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Apologies if this is a stupid question but I'm pretty confused. So, a modular form $f(t) \in M_k $ is usually given by it's expansion about $\infty$ expressed in the variable $q=e^{2\pi i t} $ as:

$ \sum\limits_{n=0}^{\infty} a_n q^n $

where $n$ must start at zero here for $f(t)$ to be holomorphic at $\infty$ and therefore a modular form,

if instead we have:

$ \sum\limits_{n=-N}^{\infty} a_n q^n $, then the function is 'meromophic at $\infty$ ' with the order of the pole at $\infty$ being $N$.

We use the notation $S_k$ if the constant coeffient vanishes, that is instead we have (for a modular form so holomorhphic, i.e. cusp form):

$ \sum\limits_{n=1}^{\infty} a_n q^n $

MY QUESTION:

how from a modular form function expressed as the fourier expansion above, can we deduce the order of a zero? The last negative coeffient gives the order of a pole, and since we set $i\infty \to 0 $ do we not conclude that every cusp form has a zero of order infinity at infinity?

EXAMPLE 2

My notes say the following:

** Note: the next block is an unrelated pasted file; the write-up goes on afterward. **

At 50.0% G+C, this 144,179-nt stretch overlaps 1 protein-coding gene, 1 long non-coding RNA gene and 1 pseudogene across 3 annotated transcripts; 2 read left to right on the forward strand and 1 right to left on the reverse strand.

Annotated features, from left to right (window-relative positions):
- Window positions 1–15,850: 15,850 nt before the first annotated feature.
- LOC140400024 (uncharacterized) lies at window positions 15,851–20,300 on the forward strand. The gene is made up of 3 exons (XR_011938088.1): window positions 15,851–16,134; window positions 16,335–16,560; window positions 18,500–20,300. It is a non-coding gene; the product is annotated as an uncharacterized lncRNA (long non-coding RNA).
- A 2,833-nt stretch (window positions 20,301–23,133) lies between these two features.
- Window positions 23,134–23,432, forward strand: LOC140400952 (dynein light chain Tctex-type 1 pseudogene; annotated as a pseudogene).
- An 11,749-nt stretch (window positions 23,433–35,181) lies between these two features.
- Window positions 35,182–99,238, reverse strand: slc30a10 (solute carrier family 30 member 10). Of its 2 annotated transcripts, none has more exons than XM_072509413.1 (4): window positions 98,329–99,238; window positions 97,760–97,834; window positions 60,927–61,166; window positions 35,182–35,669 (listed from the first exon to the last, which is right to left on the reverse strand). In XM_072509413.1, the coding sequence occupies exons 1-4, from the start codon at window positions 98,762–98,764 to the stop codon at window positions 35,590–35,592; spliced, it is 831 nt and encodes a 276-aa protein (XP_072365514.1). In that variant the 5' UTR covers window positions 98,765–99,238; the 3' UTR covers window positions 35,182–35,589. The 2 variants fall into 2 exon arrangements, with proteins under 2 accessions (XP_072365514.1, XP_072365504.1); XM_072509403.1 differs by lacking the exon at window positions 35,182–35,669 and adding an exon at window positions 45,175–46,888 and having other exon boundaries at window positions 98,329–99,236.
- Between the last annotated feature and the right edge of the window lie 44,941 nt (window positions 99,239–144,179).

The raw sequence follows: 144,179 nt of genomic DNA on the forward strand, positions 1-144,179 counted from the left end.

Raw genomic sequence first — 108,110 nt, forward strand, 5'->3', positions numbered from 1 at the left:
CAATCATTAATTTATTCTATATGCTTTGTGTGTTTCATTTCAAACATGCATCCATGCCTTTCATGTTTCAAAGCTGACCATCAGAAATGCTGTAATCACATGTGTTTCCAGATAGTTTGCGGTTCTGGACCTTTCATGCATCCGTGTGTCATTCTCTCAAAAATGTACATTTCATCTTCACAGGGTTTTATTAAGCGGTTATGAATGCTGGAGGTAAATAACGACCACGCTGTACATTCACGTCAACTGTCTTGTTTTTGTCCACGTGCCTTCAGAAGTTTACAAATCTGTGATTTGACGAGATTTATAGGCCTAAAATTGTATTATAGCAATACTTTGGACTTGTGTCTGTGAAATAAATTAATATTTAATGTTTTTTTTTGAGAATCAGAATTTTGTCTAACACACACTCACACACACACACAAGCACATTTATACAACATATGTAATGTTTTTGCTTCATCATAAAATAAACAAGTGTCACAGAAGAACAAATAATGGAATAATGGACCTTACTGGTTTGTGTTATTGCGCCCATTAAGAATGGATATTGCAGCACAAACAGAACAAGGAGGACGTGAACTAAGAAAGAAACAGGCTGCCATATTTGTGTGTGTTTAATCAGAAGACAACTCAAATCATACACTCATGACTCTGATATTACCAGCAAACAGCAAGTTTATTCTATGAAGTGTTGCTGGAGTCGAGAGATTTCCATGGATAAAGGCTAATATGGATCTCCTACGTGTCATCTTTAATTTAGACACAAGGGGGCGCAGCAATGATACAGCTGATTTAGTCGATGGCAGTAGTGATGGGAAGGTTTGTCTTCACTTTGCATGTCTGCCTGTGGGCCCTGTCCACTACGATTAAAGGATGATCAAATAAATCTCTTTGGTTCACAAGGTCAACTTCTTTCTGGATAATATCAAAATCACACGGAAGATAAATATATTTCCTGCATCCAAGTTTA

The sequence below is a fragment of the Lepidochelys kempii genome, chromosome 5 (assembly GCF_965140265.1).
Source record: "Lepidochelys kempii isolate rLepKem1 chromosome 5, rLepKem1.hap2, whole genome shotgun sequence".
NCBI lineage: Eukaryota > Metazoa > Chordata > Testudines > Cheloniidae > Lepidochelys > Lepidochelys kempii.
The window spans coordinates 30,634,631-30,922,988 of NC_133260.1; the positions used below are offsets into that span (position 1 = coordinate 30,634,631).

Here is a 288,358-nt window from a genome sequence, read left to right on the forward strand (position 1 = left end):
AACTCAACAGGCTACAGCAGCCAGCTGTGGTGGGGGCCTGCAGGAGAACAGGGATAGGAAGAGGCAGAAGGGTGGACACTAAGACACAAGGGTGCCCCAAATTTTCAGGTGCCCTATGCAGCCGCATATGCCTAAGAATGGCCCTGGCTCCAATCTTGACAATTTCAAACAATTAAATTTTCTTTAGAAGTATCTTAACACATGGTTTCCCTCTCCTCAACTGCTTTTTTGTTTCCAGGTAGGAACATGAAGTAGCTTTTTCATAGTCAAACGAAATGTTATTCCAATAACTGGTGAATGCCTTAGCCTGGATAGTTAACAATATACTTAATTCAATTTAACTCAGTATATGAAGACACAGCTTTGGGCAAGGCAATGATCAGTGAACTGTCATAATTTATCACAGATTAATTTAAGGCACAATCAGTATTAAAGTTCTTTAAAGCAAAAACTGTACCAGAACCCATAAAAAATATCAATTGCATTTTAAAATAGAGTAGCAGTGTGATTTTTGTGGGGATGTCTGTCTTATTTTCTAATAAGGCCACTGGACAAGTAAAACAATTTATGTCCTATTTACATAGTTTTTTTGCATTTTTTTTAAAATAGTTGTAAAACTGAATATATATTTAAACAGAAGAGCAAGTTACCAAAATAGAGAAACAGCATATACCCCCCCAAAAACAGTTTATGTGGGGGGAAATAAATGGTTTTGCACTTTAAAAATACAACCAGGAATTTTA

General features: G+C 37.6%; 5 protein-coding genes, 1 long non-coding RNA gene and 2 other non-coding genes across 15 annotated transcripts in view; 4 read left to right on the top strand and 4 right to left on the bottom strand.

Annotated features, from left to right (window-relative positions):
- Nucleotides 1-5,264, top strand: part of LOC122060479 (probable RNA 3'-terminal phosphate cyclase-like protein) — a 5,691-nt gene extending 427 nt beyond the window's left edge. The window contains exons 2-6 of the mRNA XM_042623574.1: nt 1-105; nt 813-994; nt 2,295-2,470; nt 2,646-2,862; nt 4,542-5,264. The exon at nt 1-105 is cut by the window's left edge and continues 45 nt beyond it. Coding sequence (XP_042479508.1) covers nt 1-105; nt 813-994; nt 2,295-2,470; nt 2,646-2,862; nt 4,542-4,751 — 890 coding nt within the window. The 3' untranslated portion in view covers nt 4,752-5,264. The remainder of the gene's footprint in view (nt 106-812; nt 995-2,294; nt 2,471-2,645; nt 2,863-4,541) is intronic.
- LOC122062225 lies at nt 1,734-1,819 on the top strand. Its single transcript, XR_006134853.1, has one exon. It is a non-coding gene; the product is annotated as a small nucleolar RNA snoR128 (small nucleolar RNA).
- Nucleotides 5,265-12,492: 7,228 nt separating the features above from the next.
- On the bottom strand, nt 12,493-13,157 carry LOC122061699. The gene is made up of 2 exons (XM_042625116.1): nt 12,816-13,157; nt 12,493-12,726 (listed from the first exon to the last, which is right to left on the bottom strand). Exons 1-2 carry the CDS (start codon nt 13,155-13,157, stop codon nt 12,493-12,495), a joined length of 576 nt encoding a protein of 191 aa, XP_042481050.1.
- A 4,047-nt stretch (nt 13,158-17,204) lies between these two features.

on the subject of $f$ a mermorphic modular form of weight $k$:

$ord_{\infty} (f) $= index of first non-zero coeffient in the q-expansion of $ f= ord_{q=0}(\hat{f}) $

where $ \hat{f}(q)=f(t) $ and where the order of a point has been defined as:

$ord_p(f) $ = order of vanishing of $f$ at $P$ minus the order of the pole of $f$ at $P$.

So, the first non-zero coefficient of the expansion, i know, gives the order of the pole, and the negative sign has also been taken into account by the wordings of my notes to take 'the index' , so this is implying that a meromorphic modular form of weight $k$ never has any zeros 'at infinity'. should this be obvious?

i dont understand. many thanks.

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